Alpha Strategy’s second album Drink the Brine, Get Scarce debuted earlier this month as a follow up to their first self-titled album. Drink the Brine, Get Scarce is the epitome of experimental, and while that can mean pretty much anything and everything when it comes to music, here it seems to be the best descriptor for this Toronto band’s ability to meld a wide array of influences. Recorded by Steve Albini at Electric Audio in Chicago, the album features lyricist, vocalist, and occasional guitarist Rory Hinchey, guitarist James McAdams, bassist Ben O’Brien, and drummer Evan Sidawi.
It is a bit difficult to judge something that is experimental by its very nature. However, Drink the Brine, Get Scarce undoubtedly contains elements of desert rock, punk, metal, and classic, boundary-testing avant-garde music. The first track “All the Rest” reminds me of Thurston Moore’s band Chelsea Light Moving; it has upbeat, not overly complicated punk guitar riffs, drums to match, prominent bass, and vocals that are half-wail, half-scream layered over top. Various breakdowns are spread throughout “All the Rest” and the following tracks, which make an already unpredictable song structure even more refreshing, if that is the kind of thing you’re into.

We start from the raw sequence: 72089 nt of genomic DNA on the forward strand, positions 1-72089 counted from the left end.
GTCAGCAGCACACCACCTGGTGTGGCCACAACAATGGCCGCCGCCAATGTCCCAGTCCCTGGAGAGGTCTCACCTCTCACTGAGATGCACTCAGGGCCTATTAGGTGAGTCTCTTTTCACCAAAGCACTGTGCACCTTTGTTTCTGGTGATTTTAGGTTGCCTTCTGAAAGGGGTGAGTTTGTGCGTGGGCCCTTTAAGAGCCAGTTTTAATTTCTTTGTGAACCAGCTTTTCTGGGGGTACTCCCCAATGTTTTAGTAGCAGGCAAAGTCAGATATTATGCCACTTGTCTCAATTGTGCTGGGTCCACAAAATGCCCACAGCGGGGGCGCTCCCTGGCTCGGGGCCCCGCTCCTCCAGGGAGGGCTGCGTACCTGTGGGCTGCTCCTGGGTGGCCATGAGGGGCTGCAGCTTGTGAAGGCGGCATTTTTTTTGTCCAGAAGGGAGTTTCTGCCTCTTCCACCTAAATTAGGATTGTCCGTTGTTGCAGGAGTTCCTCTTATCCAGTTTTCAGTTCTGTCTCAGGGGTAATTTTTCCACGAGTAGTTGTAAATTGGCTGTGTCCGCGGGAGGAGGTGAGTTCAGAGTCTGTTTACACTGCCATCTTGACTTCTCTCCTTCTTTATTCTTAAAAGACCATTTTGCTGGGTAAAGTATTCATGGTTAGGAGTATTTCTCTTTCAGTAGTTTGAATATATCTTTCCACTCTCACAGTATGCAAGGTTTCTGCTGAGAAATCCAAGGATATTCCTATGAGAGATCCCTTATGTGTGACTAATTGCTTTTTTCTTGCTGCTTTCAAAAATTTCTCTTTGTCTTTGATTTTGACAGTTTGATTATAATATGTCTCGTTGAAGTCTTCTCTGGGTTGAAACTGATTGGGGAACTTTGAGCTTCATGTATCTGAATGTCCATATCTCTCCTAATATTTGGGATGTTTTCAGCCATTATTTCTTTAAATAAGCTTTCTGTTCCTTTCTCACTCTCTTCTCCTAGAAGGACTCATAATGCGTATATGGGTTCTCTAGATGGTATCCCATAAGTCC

Tracks like “Fields,” “I Can Read,” and “Our Love” are where Hinchey really channels the drawn-out and hoarse vocals of musician John Frusciante during his darker, drug-ridden days of the mid-90s. This could be said of any of the tracks, as the main consistency on the album is the harrowing sentiment that Hinchey manages to bend into a heavier rock sound. While his wailing doesn’t transport you to quite the same place as Frusciante did on his brilliantly bizarre albums like Smile From The Streets You Hold, Hinchey evokes the same sheer emotionality of that era without falling into the heroin addiction Frusciante did. This is an extremely dangerous musical realm to work in, since it can go horribly wrong, yet Alpha Strategy seems to have tapped into and harnessed this vein (no pun intended) and for me, it works wonders.
The last track “Our Love” is a slightly more drawn-out version of the same style from the rest of the album. While most of the songs are quite short, each individual track manages to contain something beautifully unique, however small. One of the greatest strengths of Drink The Brine, Get Scarce is the fact that you could listen to it over and over again (as I found myself doing), focusing specifically on just Hinchey’s vocals, or Sidawi’s drumming that creates a rhythmic canvas for McAdams and O’Brien to decorate.
Drink the Brine, Get Scarce may seem to be a bit “all over the place” to the superficial listener, but the more you listen, the more Alpha Strategy’s sound emerges. You get the sense that these guys could pick up any one of their influences and make an entirely different sounding record that would be equally as brilliant.
For those in Toronto, I highly recommend you catch them at The Smiling Buddha on April 9th.
Written by Jordan Hodgins
*edited by Kate Erickson